“Don’t brag.” It’s a lesson we all learned as children. It’s also a deadly virtue when one is looking for a job or trying to advance as a professional. Of course, no one wants to listen to someone boast and talk constantly about him or her self. However, to land a good job or get a promotion, you need to project more than skill and confidence. You need to convince the hiring manager that you are the best person for the job. Humility is not an asset.
In writing your resume, it’s not enough to list the duties you performed. Everyone a company interviews will have a similar background of skills, experience, and education. To set yourself apart you need to show how you have contributed to the success of your previous employers. When possible and appropriate, your success should be quantified. However, some achievements can’t be supported with a number or percentage. Take credit for any success that will help an interviewer see you as a strong candidate for the open job.
Here are some examples of achievements as they might be stated in a resume:
• Set a company record by generating 23 leads at a national industry trade show, which resulted in more than $500,000 in new revenue.
• Saved 66% on new software by negotiating with vendors.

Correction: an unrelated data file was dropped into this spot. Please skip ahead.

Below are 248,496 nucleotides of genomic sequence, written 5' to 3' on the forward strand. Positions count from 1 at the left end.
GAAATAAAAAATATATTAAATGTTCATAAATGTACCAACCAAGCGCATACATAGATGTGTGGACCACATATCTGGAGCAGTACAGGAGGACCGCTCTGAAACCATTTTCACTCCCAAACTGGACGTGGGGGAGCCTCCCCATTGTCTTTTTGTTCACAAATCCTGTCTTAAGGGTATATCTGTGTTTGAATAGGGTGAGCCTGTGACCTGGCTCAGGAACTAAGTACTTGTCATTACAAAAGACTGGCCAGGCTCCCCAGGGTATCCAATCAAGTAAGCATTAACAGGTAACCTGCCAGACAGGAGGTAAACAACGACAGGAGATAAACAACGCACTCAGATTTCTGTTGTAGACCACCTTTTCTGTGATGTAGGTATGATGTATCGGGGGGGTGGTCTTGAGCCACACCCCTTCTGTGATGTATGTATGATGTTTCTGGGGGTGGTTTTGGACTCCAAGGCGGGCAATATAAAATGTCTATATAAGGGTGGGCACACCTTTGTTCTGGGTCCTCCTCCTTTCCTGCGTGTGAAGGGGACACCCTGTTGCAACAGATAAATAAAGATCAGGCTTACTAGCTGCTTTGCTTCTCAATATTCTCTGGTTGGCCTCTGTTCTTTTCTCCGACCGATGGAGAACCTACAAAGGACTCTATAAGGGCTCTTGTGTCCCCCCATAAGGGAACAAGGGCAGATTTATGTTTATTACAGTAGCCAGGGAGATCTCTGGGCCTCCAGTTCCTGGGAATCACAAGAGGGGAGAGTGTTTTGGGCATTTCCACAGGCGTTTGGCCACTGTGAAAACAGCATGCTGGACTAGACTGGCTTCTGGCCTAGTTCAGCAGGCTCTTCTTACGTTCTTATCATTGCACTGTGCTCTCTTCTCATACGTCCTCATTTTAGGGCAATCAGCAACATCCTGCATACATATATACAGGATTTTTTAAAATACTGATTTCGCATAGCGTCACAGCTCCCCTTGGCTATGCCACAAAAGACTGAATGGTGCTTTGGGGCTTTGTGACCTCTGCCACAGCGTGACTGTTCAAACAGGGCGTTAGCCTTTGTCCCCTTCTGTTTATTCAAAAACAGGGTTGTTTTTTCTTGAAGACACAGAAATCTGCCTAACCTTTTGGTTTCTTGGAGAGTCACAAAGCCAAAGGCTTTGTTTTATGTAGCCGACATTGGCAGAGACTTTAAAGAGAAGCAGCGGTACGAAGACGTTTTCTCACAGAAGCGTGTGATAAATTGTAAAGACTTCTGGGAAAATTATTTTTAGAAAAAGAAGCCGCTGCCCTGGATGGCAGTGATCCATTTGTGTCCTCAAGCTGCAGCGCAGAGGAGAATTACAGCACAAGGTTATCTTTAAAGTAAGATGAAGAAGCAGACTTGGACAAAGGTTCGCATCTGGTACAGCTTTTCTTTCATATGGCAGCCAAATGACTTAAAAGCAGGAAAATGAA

• Recognized by supervisor for improving sales training programs.
• Named Employee of the Year (2005); Employee of the Month (several times).
• Selected to lead teams that opened two new retail locations.
During an interview, be able to tell success stories. Turn your achievements into brief stories that will help convince the employer that you are the one she has to hire. Keep the story as concise and focused as possible. If possible, link what you did to what you will do in the job you’re interviewing for. Success stories help the hiring manager see you as an asset to the company, someone who will make a real difference.
The one simple rule is never lie or exaggerate.
Think about the contribution you have made to your previous employers. Use those facts to motivate potential employers that you are the person they need to hire.
Good companies hire winners – show them you’re a winner.